Swiss stocks were little changed, after the Swiss Market Index yesterday dropped the most in four weeks, as Swatch Group AG climbed, offsetting concern that the euro area has yet to contain its sovereign-debt crisis.
Nestle SA and Roche Holding AG dragged the most on the SMI, each slipping 0.6 percent. Swatch, the biggest maker of Swiss watches, climbed after Helvea reinstated coverage of the shares.
The SMI, a measure of Switzerland’s largest and most actively traded companies, lost 0.1 percent to 6,163.49 at the close in Zurich, paring an earlier retreat of as much as 0.7 percent. The gauge yesterday posted its biggest decline since March 6. The number of shares changing hands on the index today was 4.2 percent lower than the 30-day average, according to data compiled by Bloomberg. The broader Swiss Performance Index was also little changed.
“The phase of ‘all is well’ was at the start of the year; now we’re returning to reality,” said Yves Maillot, the head of investments at Robeco Gestions SA in Paris, who helps oversee $6.8 billion. The declines in stocks “are normal when you see the nervousness on the bond market.”
The Swiss franc strengthened through 1.20 per euro today for the first time since Sept. 6., when the Swiss National Bank imposed a limit on the currency. Within minutes of the franc breaching the ceiling, the central bank declared it would fight any further attacks.
Spanish Bond Yields
The yield difference, or spread, between Spanish 10-year bonds and similar-maturity German bunds rose to more than 400 basis points, or 4 percentage points, for the first time since Dec. 12. The spread widened 13 basis points to 403 basis points. Spain’s 10-year yield climbed seven basis points to 5.76 percent. The rate on German 10-year bunds dropped six basis points to 1.73 percent.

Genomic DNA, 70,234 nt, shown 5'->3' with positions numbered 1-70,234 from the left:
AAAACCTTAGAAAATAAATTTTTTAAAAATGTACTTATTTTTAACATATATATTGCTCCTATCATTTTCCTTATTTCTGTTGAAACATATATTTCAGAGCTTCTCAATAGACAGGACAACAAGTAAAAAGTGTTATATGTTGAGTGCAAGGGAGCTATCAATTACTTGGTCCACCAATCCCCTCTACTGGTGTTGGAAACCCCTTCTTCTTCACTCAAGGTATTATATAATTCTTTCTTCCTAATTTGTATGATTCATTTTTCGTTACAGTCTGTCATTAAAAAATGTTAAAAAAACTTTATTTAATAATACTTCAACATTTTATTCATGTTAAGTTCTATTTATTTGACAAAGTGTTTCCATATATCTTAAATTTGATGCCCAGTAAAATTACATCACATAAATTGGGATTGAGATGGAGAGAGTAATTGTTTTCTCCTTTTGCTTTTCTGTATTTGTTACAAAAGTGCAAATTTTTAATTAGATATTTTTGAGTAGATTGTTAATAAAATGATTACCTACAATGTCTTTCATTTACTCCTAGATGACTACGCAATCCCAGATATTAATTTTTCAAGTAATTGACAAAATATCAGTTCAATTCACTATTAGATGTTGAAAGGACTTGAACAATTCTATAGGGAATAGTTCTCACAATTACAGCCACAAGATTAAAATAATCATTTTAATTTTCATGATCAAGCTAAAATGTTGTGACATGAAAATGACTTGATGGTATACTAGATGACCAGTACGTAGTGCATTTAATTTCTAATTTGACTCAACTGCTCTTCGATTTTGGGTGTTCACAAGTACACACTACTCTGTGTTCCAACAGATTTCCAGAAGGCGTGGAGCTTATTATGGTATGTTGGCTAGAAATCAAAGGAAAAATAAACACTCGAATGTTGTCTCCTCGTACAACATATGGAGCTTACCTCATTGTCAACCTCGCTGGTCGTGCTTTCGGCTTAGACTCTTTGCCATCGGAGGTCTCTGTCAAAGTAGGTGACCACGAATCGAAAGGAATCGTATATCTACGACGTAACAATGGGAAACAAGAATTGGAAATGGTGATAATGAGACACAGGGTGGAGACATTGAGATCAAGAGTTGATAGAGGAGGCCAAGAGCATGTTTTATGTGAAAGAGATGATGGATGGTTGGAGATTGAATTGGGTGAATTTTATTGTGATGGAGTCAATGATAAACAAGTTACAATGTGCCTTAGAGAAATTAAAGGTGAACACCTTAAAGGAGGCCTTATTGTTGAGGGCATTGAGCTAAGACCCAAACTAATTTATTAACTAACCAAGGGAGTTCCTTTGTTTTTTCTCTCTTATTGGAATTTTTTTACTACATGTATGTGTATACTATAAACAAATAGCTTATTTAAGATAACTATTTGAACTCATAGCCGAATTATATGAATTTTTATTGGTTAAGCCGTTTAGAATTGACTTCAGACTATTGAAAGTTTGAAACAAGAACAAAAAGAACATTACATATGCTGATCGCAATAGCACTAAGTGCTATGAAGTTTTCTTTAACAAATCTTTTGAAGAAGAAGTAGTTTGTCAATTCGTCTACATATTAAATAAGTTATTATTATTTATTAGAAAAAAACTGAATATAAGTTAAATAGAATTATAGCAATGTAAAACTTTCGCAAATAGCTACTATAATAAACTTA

France sold 8.4 billion euros ($11 billion) of bonds, at the top end of its target, with borrowing costs rising for much of the debt sold. The nation auctioned 4.32 billion euros of benchmark 10-year debt at an average yield of 2.98 percent, more than the 2.91 percent paid at the last sale on March 1.
Nestle, the world’s biggest food company, lost 0.6 percent to 55.95 Swiss francs. Roche, the world’s largest maker of cancer drugs, declined 0.6 percent to 157.50 francs.
Tornos Holding AG slid 2.9 percent to 9.66 francs. The manufacturer of machine tools cut working hours, citing its order levels.
Swatch added 1.4 percent to 421.40 francs. Helvea reinstated the shares with an accumulate recommendation and set the price target at 480 francs.
Oridion Systems Ltd. soared 70 percent to 20.45 francs, its biggest rally since its initial public offering in 2000, after Covidien Plc agreed to buy the Jerusalem-based medical-device maker for $346 million.
Newron Pharmaceuticals SpA jumped 18 percent to 4.28 francs. The biotechnology company entered a strategic pact with Zambon SpA for Newron’s safinamide compound.